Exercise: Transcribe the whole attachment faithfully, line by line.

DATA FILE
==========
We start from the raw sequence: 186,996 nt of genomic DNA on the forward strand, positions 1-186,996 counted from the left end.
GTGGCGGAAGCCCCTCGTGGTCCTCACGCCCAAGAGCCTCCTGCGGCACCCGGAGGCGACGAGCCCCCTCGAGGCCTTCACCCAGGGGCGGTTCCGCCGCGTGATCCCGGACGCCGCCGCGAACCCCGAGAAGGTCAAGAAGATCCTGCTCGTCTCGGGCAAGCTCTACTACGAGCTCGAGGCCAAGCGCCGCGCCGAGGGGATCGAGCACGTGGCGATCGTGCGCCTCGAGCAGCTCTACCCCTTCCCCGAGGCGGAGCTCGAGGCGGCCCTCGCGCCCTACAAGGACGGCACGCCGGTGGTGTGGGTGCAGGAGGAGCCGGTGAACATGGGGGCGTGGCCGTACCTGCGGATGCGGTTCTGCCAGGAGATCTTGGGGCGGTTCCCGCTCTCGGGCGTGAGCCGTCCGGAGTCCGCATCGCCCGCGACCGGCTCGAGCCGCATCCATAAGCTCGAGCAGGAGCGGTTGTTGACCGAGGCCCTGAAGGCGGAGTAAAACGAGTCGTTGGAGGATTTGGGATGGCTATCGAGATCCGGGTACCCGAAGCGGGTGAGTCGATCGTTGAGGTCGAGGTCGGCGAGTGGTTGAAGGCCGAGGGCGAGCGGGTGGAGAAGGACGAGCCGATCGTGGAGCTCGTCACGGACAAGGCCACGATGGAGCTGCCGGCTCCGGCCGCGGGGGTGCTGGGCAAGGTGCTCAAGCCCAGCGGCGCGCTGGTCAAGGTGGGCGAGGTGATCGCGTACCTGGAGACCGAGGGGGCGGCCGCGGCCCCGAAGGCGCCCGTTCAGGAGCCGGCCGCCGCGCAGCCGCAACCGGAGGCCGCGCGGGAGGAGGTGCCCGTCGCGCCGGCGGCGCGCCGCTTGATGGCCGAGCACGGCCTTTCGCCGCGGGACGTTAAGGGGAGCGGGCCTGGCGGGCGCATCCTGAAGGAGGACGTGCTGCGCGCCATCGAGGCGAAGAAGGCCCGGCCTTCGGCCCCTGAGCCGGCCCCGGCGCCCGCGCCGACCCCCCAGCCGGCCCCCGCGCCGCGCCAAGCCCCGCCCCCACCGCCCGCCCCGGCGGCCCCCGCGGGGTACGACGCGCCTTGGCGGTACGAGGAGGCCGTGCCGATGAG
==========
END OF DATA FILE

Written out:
We start from the raw sequence: 186,996 nt of genomic DNA on the forward strand, positions 1-186,996 counted from the left end.
GTGGCGGAAGCCCCTCGTGGTCCTCACGCCCAAGAGCCTCCTGCGGCACCCGGAGGCGACGAGCCCCCTCGAGGCCTTCACCCAGGGGCGGTTCCGCCGCGTGATCCCGGACGCCGCCGCGAACCCCGAGAAGGTCAAGAAGATCCTGCTCGTCTCGGGCAAGCTCTACTACGAGCTCGAGGCCAAGCGCCGCGCCGAGGGGATCGAGCACGTGGCGATCGTGCGCCTCGAGCAGCTCTACCCCTTCCCCGAGGCGGAGCTCGAGGCGGCCCTCGCGCCCTACAAGGACGGCACGCCGGTGGTGTGGGTGCAGGAGGAGCCGGTGAACATGGGGGCGTGGCCGTACCTGCGGATGCGGTTCTGCCAGGAGATCTTGGGGCGGTTCCCGCTCTCGGGCGTGAGCCGTCCGGAGTCCGCATCGCCCGCGACCGGCTCGAGCCGCATCCATAAGCTCGAGCAGGAGCGGTTGTTGACCGAGGCCCTGAAGGCGGAGTAAAACGAGTCGTTGGAGGATTTGGGATGGCTATCGAGATCCGGGTACCCGAAGCGGGTGAGTCGATCGTTGAGGTCGAGGTCGGCGAGTGGTTGAAGGCCGAGGGCGAGCGGGTGGAGAAGGACGAGCCGATCGTGGAGCTCGTCACGGACAAGGCCACGATGGAGCTGCCGGCTCCGGCCGCGGGGGTGCTGGGCAAGGTGCTCAAGCCCAGCGGCGCGCTGGTCAAGGTGGGCGAGGTGATCGCGTACCTGGAGACCGAGGGGGCGGCCGCGGCCCCGAAGGCGCCCGTTCAGGAGCCGGCCGCCGCGCAGCCGCAACCGGAGGCCGCGCGGGAGGAGGTGCCCGTCGCGCCGGCGGCGCGCCGCTTGATGGCCGAGCACGGCCTTTCGCCGCGGGACGTTAAGGGGAGCGGGCCTGGCGGGCGCATCCTGAAGGAGGACGTGCTGCGCGCCATCGAGGCGAAGAAGGCCCGGCCTTCGGCCCCTGAGCCGGCCCCGGCGCCCGCGCCGACCCCCCAGCCGGCCCCCGCGCCGCGCCAAGCCCCGCCCCCACCGCCCGCCCCGGCGGCCCCCGCGGGGTACGACGCGCCTTGGCGGTACGAGGAGGCCGTGCCGATGAG